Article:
Gov. Jerry Brown’s budget proposal to give the state’s community colleges $300 million to run adult education is leaving K-12 districts in a quandary. Should they assume Brown’s idea will become law, plan to close their adult schools and hope that their local community college will be able to pick up those programs? Should they plan to keep their adult school open for one more year to help make a smooth transition? Or should they continue to use what has historically been dedicated adult school funding, but has shifted into K-12 districts’ general funds, to support their own adult school?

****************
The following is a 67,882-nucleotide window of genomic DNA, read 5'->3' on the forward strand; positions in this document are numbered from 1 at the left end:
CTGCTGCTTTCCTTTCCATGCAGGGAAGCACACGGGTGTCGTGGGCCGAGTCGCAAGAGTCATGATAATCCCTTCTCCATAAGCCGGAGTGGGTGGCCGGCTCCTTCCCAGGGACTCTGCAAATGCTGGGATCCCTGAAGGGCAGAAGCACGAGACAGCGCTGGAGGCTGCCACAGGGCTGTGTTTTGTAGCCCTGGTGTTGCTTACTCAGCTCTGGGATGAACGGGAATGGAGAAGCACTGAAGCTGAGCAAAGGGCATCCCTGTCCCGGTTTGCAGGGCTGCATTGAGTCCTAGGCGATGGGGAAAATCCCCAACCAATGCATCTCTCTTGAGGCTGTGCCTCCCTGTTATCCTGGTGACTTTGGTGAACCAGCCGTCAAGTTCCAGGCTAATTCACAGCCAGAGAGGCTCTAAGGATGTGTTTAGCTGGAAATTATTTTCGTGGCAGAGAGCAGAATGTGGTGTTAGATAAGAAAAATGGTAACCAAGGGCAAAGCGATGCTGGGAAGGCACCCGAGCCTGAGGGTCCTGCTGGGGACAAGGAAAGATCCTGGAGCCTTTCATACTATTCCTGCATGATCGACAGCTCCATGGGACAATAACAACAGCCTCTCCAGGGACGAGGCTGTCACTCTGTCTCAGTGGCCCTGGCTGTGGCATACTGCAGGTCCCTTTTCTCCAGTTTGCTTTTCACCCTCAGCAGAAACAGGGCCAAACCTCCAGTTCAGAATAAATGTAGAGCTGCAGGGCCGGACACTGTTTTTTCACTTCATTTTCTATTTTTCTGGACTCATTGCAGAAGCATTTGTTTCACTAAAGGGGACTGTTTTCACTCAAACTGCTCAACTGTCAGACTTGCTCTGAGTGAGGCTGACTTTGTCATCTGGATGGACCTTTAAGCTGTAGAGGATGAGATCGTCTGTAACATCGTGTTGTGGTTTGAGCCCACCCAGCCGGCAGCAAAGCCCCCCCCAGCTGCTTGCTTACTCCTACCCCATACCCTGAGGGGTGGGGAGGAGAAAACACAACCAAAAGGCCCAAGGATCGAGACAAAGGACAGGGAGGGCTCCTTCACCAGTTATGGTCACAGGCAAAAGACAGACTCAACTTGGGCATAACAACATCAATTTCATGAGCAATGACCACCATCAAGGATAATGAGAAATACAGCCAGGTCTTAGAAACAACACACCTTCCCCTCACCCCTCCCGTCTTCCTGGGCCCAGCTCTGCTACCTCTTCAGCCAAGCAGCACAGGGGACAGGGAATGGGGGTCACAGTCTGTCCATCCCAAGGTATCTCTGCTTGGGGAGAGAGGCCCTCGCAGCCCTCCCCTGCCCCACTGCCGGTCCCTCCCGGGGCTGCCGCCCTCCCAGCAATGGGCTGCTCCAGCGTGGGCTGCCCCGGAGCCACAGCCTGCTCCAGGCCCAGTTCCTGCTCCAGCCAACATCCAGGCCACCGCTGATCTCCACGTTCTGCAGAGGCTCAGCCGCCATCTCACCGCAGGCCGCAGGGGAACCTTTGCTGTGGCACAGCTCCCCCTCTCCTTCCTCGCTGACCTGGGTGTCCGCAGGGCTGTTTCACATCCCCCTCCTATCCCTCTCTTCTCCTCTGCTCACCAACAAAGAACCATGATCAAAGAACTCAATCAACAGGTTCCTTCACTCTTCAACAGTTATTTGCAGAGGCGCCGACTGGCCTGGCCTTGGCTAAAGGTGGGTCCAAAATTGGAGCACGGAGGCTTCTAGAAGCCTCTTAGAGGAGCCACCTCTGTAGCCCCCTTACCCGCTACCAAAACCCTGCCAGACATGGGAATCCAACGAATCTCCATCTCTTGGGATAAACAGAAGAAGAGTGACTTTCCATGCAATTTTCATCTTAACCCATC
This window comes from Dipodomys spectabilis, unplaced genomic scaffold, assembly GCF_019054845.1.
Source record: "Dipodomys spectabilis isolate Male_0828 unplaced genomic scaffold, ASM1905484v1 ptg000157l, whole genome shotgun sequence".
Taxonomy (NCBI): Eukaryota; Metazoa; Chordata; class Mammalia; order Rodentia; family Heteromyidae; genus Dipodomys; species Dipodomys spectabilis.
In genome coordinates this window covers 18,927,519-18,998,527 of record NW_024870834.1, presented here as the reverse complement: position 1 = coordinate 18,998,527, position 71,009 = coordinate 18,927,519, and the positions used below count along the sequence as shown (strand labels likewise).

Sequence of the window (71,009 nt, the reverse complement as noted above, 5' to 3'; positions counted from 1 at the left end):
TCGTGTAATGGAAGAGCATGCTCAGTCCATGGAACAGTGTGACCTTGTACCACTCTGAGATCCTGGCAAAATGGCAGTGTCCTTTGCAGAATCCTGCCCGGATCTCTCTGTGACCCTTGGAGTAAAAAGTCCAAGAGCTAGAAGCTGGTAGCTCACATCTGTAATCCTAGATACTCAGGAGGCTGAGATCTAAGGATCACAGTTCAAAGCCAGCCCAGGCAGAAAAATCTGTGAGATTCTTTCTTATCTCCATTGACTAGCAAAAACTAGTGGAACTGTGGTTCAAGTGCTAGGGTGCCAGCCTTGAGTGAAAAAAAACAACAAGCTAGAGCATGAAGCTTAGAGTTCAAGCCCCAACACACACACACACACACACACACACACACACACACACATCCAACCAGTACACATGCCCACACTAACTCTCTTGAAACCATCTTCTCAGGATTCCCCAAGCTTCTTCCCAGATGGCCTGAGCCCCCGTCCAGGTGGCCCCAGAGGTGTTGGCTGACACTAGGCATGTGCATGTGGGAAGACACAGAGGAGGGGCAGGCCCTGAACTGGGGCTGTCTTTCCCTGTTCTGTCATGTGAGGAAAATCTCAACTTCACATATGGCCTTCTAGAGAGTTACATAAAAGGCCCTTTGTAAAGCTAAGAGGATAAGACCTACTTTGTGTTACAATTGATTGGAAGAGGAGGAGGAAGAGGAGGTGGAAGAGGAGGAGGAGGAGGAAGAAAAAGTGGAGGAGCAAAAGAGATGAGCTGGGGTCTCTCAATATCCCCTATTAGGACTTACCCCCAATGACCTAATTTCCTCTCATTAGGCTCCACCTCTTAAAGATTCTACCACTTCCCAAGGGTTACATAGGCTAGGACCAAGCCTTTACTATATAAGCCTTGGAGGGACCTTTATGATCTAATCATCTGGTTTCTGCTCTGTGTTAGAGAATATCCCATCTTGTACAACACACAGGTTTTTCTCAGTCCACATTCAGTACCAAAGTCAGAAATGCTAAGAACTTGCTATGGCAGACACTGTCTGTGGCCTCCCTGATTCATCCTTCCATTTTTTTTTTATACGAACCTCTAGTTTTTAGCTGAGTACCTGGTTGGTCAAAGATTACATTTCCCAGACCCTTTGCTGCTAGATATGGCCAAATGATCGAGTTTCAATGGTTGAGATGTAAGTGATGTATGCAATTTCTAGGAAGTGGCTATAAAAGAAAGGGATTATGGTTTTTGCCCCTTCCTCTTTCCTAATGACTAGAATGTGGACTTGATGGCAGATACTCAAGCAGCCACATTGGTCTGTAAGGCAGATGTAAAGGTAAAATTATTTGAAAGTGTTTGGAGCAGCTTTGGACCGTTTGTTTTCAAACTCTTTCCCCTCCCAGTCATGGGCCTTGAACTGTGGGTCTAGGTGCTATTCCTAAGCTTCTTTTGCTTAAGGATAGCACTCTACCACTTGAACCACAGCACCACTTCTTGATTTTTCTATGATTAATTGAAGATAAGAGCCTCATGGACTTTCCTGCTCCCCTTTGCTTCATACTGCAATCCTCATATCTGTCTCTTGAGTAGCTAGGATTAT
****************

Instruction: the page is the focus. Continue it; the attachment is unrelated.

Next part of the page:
Preliminary results of an EdSource survey of the state’s 30 largest districts show that districts are split. Some, such as Oakland Unified, are issuing preliminary layoff notices to adult school teachers and plan to close their adult schools if the governor’s plan goes through. Likewise, San Juan Unified will close its program unless the local community college wants to contract with the district. Still others, such as Clovis, Elk Grove and Los Angeles, plan to keep their adult programs open for at least one more year, paying out of their general funds.